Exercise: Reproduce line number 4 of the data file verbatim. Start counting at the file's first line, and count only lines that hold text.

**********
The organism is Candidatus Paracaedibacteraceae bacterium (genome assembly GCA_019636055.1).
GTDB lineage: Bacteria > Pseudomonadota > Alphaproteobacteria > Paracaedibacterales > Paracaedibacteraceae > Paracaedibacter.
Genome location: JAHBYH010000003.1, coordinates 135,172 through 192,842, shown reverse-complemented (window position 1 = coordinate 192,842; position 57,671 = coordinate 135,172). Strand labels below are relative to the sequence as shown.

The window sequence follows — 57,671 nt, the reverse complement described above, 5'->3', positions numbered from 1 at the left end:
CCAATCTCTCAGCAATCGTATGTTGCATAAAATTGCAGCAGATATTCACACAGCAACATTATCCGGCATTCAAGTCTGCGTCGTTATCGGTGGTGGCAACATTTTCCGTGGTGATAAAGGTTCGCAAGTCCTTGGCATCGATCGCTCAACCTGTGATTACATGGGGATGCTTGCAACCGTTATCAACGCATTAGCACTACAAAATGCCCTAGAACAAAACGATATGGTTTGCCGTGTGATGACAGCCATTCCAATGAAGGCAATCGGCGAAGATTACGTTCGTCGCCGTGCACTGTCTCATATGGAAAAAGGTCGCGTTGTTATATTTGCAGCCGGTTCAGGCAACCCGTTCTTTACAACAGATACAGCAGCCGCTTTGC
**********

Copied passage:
The window sequence follows — 57,671 nt, the reverse complement described above, 5'->3', positions numbered from 1 at the left end: